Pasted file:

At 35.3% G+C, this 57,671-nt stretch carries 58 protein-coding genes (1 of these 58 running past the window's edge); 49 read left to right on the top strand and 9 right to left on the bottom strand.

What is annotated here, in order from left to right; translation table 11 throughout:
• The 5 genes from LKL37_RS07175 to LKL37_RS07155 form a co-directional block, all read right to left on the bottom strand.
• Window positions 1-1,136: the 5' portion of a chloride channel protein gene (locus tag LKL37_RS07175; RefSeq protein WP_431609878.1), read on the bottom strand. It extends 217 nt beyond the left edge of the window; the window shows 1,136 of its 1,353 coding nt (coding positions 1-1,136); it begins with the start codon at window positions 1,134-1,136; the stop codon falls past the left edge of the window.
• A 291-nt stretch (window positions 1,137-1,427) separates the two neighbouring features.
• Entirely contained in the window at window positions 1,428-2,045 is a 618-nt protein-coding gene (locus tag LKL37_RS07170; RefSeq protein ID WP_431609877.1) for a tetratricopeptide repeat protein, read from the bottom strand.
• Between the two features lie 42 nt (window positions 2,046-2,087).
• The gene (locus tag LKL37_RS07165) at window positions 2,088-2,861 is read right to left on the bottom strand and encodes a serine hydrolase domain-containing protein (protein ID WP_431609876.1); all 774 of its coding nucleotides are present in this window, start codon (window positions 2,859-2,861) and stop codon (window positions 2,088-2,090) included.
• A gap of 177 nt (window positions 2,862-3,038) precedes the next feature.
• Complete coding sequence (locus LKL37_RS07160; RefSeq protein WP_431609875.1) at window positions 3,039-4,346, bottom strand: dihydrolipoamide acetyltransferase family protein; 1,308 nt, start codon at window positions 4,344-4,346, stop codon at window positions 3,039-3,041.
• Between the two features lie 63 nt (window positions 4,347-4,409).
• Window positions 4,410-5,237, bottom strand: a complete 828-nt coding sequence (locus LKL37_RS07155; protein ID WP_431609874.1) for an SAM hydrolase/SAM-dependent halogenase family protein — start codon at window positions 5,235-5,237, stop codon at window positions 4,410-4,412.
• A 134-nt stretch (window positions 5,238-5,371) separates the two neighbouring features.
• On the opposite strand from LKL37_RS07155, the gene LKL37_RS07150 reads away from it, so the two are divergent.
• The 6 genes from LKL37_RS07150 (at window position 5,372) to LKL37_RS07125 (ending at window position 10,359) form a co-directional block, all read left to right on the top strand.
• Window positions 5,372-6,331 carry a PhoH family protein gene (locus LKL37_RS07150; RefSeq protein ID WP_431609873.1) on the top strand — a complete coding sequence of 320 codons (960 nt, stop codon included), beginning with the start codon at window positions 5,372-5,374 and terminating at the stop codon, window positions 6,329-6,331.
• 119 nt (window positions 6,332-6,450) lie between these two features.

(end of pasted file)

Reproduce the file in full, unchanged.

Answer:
At 35.3% G+C, this 57,671-nt stretch carries 58 protein-coding genes (1 of these 58 running past the window's edge); 49 read left to right on the top strand and 9 right to left on the bottom strand.

What is annotated here, in order from left to right; translation table 11 throughout:
• The 5 genes from LKL37_RS07175 to LKL37_RS07155 form a co-directional block, all read right to left on the bottom strand.
• Window positions 1-1,136: the 5' portion of a chloride channel protein gene (locus tag LKL37_RS07175; RefSeq protein WP_431609878.1), read on the bottom strand. It extends 217 nt beyond the left edge of the window; the window shows 1,136 of its 1,353 coding nt (coding positions 1-1,136); it begins with the start codon at window positions 1,134-1,136; the stop codon falls past the left edge of the window.
• A 291-nt stretch (window positions 1,137-1,427) separates the two neighbouring features.
• Entirely contained in the window at window positions 1,428-2,045 is a 618-nt protein-coding gene (locus tag LKL37_RS07170; RefSeq protein ID WP_431609877.1) for a tetratricopeptide repeat protein, read from the bottom strand.
• Between the two features lie 42 nt (window positions 2,046-2,087).
• The gene (locus tag LKL37_RS07165) at window positions 2,088-2,861 is read right to left on the bottom strand and encodes a serine hydrolase domain-containing protein (protein ID WP_431609876.1); all 774 of its coding nucleotides are present in this window, start codon (window positions 2,859-2,861) and stop codon (window positions 2,088-2,090) included.
• A gap of 177 nt (window positions 2,862-3,038) precedes the next feature.
• Complete coding sequence (locus LKL37_RS07160; RefSeq protein WP_431609875.1) at window positions 3,039-4,346, bottom strand: dihydrolipoamide acetyltransferase family protein; 1,308 nt, start codon at window positions 4,344-4,346, stop codon at window positions 3,039-3,041.
• Between the two features lie 63 nt (window positions 4,347-4,409).
• Window positions 4,410-5,237, bottom strand: a complete 828-nt coding sequence (locus LKL37_RS07155; protein ID WP_431609874.1) for an SAM hydrolase/SAM-dependent halogenase family protein — start codon at window positions 5,235-5,237, stop codon at window positions 4,410-4,412.
• A 134-nt stretch (window positions 5,238-5,371) separates the two neighbouring features.
• On the opposite strand from LKL37_RS07155, the gene LKL37_RS07150 reads away from it, so the two are divergent.
• The 6 genes from LKL37_RS07150 (at window position 5,372) to LKL37_RS07125 (ending at window position 10,359) form a co-directional block, all read left to right on the top strand.
• Window positions 5,372-6,331 carry a PhoH family protein gene (locus LKL37_RS07150; RefSeq protein ID WP_431609873.1) on the top strand — a complete coding sequence of 320 codons (960 nt, stop codon included), beginning with the start codon at window positions 5,372-5,374 and terminating at the stop codon, window positions 6,329-6,331.
• 119 nt (window positions 6,332-6,450) lie between these two features.